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Thursday Jan 10, 2013

New heritage site under Pinnacle Point golf development

The Western Cape has a new provincial heritage site: a series of coastal caves at Pinnacle Point on the southern Cape coast near Mossel Bay that contain archaeological artefacts and other physical evidence critically important to the understanding of how and when fully modern humans evolved.

A view of the sea and a staircase leading up to Cave 13B at Pinnacle Point.

Several of these caves were occupied by Stone Age people between about 165 000 and 50 000 years ago - the era in which scientists believe humans developed the intellectual capacity that characterises modern people and when they started developing technologies that were key to allowing them to migrate out of Africa.

The new site was declared in terms of the National Heritage Resources Act and was proclaimed last month in the final Western Cape Government Provincial Gazette of 2012.

An application to have Pinnacle Point, one of only three African sites containing artefacts of human occupation older than 120 000 years, also proclaimed as a national heritage site is expected to be made soon, and it is one of six South African sites making up a proposed nomination for recognition as a World Heritage Site by the UN Educational, Scientific and Cultural Organisation (Unesco).

Several of the most significant caves occur in the sea cliffs below the Pinnacle Point golf estate and, several years ago, water seeping into them from the golf course destroyed some of their priceless archaeological assets.

In May 2008 the Wildlife & Environment Society of SA (Wessa) unsuccessfully attempted to get an urgent high court interdict to force the then resorts company, Pinnacle Point Resorts, to stop irrigating sites on the golf course to prevent further damage.

US scientist Professor Curtis Marean of Arizona University's Institute of Human Origins who is leading the comprehensive research project at Pinnacle Point - he heads the multi- representative SA Coastal Palaeoclimate, Palaeoenvironment, Palaeoecology, and Palaeoanthropology (SACP4) Project - said in an affidavit filed as part of Wessa's application that the caves provided some of the earliest evidence of modern human behaviour.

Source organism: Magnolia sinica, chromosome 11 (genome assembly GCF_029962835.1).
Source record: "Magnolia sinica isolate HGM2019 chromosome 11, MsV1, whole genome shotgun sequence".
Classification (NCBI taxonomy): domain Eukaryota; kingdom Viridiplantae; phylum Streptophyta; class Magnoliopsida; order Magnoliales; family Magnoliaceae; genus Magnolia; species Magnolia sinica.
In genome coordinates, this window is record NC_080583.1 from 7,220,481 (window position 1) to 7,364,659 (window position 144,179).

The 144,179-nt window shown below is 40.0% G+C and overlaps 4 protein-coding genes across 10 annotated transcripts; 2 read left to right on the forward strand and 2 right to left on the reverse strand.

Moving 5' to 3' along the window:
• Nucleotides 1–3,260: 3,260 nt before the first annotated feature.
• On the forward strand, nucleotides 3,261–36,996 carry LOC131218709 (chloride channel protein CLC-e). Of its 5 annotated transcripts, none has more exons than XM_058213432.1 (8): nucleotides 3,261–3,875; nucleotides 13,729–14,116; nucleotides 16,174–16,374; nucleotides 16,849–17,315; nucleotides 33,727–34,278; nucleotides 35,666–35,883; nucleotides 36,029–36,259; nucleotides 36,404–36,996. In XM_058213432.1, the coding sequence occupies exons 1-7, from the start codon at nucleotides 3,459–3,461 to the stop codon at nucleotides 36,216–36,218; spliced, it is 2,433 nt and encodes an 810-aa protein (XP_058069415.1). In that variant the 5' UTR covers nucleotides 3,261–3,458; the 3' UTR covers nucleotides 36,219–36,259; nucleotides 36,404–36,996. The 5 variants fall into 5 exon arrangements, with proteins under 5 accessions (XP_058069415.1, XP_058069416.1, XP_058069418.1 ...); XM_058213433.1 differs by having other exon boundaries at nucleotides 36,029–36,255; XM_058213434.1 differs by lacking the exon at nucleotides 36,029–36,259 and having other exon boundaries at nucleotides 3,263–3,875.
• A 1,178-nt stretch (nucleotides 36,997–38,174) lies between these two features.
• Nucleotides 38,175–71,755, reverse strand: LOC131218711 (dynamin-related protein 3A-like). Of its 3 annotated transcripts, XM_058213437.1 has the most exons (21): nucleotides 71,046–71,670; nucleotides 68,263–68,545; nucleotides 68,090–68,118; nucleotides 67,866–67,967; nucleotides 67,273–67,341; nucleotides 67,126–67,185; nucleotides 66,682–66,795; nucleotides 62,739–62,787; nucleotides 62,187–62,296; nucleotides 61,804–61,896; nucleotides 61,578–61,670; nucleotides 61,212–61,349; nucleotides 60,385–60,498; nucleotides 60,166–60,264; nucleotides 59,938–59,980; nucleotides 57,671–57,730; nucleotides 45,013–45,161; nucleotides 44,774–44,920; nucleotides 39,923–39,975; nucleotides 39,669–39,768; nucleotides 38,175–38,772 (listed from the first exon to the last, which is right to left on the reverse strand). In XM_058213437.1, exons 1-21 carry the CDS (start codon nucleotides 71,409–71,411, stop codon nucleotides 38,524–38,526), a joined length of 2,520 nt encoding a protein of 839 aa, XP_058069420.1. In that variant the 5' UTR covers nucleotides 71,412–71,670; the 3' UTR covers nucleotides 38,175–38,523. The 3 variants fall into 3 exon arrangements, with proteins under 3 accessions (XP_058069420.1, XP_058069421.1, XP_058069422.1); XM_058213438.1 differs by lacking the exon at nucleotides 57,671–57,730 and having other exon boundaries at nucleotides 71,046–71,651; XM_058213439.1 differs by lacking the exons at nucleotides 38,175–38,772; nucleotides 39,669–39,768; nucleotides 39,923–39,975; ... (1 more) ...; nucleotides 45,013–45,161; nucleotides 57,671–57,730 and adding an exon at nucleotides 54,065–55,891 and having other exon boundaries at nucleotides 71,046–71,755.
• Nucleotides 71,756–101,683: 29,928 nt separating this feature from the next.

"With its astonishingly rich set of caves and rock shelters, Pinnacle Point is easily one of the most significant archaeological localities in the world. I do not know of an equally rich concentration of sites anywhere," he said.

"In my opinion there is ongoing damage (from the golf course irrigation) to the archaeological sites, and likely to be severe damage the longer water is allowed to flow into the caves and shelters... In my opinion, the only sure solution to the ongoing damage is to stop all irrigation."

Judge Anton Veldhuizen dismissed Wessa's application, but the resorts company went bust and the homeowners' association took over and negotiated with the heritage community.

Andrew Hall, chief executive of Heritage Western Cape that has statutory oversight responsibility for Pinnacle Point, said yesterday that all the problems with the golf course had been resolved.

Carl van der Linde, chief executive of the Pinnacle Point Homeowners Association, described the heritage declaration as "great news for Mossel Bay and Pinnacle Point".

While none of the sites was currently accessible to the public, they were working with the scientists to develop science-based tours, he said.

Cape Argus

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